Thailand’s central bank is, however, not alone in feeling some political heat. Two weeks ago, Indonesia’s central bank, Bank Indonesia (BI), unexpectedly raised its benchmark by 25 basis points to a seven-year high of 6.25%. In the words of BI governor Perry Warjiwo: “The interest rate increase is to strengthen the rupiah’s exchange rate stability against the possibility of worsening global risks.” This time, the reaction came from Dradjad Wibowo, the chief economic adviser of President-elect Prabowo Subianto. He said it was wrong to raise rates because the country needed a supportive monetary policy to maintain growth, and that he hoped there would be “coordination between BI and the government so that monetary policy aligns with economic expansion.”

Even then-Secretary of Finance Benjamin Diokno would occasionally chime in on his opinions regarding interest rates.

This raises the question of whether we could be entering a time when politicians start to become increasingly vocal about monetary policy and, in the case of Thailand, apparently issuing veiled threats on central bank independence. Changing institutional rules is never easy and we can always argue that these are low probability events because of the strong momentum for independence that was built up during the Asian financial crisis. But if anything, events of the last decade or so have taught us that ideas that were broad consensus two decades ago — deregulation, immigration, trade — are vulnerable to populist impulses.

The Wall Street Journal reported on July 26 that officials from the former Trump administration have been quietly drafting proposals for the presumptive Republican nominee to erode the independence of America’s central bank, the Federal Reserve. These proposals, according to the WSJ, range from the incremental to a “long-shot assertion that the president himself should play a role in setting interest rates.”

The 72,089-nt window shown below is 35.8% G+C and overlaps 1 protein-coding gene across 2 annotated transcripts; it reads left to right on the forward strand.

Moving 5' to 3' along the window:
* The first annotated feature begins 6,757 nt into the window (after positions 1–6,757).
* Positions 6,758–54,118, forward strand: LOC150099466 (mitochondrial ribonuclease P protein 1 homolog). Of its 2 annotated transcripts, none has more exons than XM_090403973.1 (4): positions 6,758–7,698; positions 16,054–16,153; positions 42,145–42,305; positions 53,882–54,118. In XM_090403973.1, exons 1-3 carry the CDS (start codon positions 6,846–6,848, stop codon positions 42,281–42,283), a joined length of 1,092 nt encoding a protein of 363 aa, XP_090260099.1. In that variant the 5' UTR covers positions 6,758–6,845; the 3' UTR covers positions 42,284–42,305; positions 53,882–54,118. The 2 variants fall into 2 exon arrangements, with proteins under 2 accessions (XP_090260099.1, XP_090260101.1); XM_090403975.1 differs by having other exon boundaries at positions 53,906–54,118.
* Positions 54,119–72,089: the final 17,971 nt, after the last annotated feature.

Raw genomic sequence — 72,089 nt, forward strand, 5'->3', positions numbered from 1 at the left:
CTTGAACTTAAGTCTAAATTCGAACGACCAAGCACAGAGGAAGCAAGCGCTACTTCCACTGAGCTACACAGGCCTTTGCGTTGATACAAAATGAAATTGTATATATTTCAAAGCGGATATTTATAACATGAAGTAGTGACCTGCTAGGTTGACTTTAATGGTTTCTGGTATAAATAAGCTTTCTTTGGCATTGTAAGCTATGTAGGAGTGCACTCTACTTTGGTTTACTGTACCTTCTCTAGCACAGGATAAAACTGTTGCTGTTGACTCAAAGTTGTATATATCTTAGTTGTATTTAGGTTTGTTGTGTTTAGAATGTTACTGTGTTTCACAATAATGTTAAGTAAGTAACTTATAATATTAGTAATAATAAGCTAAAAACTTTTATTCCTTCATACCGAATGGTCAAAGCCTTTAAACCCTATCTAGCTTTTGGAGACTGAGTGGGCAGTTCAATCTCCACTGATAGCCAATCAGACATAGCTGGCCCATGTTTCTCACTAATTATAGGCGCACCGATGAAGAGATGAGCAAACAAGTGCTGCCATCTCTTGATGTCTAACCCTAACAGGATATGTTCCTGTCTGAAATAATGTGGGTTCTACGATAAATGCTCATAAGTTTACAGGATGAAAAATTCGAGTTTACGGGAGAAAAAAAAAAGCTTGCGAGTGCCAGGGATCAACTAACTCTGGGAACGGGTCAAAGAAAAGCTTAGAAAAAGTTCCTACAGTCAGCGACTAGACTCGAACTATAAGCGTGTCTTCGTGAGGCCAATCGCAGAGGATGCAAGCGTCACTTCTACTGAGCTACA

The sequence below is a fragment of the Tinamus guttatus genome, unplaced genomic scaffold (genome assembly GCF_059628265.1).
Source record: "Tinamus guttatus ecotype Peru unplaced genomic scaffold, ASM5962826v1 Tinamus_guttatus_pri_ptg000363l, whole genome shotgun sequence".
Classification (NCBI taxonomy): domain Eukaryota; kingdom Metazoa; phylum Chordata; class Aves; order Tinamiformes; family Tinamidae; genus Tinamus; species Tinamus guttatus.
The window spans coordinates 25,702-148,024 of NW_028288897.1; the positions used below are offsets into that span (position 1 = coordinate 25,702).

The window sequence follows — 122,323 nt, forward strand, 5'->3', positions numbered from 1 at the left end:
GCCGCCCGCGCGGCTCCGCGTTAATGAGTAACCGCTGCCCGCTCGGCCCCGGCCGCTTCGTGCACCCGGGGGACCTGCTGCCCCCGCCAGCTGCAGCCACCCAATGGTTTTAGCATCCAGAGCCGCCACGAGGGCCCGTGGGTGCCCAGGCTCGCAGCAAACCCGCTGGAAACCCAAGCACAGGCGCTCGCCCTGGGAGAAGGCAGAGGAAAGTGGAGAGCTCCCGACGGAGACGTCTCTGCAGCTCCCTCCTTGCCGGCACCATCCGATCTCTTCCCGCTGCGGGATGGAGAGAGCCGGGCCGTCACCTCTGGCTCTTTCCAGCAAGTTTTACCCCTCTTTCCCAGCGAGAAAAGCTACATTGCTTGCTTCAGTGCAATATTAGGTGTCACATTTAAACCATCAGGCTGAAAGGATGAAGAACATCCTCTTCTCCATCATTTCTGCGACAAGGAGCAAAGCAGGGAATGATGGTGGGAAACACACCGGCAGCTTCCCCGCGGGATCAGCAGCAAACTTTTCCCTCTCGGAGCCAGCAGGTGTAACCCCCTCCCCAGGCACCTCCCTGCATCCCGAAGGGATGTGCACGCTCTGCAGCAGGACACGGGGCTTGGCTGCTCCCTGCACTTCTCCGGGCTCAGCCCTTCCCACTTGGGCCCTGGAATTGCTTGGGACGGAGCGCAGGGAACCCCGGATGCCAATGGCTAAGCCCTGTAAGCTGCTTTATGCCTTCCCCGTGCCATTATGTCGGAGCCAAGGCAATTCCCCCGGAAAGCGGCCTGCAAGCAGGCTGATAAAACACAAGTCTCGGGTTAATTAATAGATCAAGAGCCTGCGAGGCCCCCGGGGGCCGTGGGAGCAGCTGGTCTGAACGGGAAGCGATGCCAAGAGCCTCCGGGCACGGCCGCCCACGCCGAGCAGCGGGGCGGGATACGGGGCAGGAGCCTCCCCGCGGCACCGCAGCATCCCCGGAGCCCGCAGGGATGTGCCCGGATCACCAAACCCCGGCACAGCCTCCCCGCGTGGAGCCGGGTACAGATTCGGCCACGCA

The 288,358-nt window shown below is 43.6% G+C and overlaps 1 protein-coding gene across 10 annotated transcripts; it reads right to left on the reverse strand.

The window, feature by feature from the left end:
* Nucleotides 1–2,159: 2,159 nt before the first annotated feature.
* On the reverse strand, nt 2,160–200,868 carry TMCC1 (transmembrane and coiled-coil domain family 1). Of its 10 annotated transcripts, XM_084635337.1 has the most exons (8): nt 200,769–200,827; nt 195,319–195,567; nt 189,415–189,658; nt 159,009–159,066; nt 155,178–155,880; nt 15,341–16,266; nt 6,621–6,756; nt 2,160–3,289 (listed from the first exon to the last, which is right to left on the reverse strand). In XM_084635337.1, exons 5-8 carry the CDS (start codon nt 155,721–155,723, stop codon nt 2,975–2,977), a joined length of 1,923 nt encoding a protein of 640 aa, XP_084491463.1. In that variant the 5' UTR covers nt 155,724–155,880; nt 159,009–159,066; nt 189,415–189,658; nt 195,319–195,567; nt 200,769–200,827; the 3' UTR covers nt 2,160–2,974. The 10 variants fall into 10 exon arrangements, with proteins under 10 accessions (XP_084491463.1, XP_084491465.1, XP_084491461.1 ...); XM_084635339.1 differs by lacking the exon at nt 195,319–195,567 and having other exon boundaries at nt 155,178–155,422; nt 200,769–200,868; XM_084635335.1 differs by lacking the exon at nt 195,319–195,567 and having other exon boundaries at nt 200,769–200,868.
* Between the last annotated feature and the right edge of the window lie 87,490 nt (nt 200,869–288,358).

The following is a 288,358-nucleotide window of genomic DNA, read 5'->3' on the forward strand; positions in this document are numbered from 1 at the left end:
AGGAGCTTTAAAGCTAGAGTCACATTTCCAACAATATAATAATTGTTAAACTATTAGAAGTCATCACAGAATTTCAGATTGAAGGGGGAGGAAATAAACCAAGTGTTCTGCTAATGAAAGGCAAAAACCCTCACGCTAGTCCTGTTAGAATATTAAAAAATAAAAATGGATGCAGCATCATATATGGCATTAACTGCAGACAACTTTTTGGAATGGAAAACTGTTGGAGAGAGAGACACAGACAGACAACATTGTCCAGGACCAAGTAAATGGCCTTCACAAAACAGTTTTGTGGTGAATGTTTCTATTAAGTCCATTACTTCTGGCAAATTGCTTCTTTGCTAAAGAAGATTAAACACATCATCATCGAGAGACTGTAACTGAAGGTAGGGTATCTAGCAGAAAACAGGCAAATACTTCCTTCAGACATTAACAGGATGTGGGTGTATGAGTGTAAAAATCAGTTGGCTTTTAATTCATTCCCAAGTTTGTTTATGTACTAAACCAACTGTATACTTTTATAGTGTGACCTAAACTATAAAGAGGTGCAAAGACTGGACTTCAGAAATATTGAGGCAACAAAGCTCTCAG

It would take too long to discuss the principles of central bank independence here, but a recent paper by Hassan Afrouzi, Marina Halac, Kenneth Rogoff, and Pierre Yared highlight its importance. They say the world may be entering a new phase, where the “factors that for decades had made it easier to maintain low average inflation, including globalization, demographics, and fiscal restraint, may have gone into reverse.” We see this in Asia today, where some hyper-efficient production chains that were once predominantly in China are starting to become unbundled, i.e., relocated and distributed, because of geopolitics and the lessons from the pandemic. Logistics challenges, less-than-efficient alternatives to China, and the friction brought about by more complex production systems are likely to add to the cost of production and reduce the benefits from technological improvements.

Global inflation will, therefore, likely be higher in the past. At the same time, they say, the pressure on budgets will increase due to defense spending, higher public debt servicing levels, and the green transition. Asset prices could also become more volatile. To maintain macroeconomic stability and prevent future inflation shocks from damaging economies too much, we need central banks that can respond credibly when politicians cannot or, worse, are driven by perverse incentives — which is why their independence is needed.

Central banks cannot, however, sit idly by and assume that what they see and need to do, in the context of the challenges that our economies face, are commonly and widely understood. Central banks have learned to speak well to the sectors they regulate and within the spheres of the experts that understood them. They can take that course, in the hope that there will still be a strong vanguard that understands and openly defends their independence. Or they can become more open in communicating with the public, but that has its own risks and challenges.

Douglas Holmes wrote a wonderful book a few years ago, where he said that linguistically modeling the economy is a primary component of economic action, especially the action of central bankers who constantly deal with expectations. Whether central banks need to say more with structural inflation seemingly headed higher and geopolitical uncertainties increasing will therefore be a key question. And probably a political one as well.

Bob Herrera-Lim is a managing director at Teneo, a New York-based consulting firm that advises companies and investors globally. He covers all of Southeast Asia for the firm’s clients. He is also a fellow of the Foundation for Economic Freedom.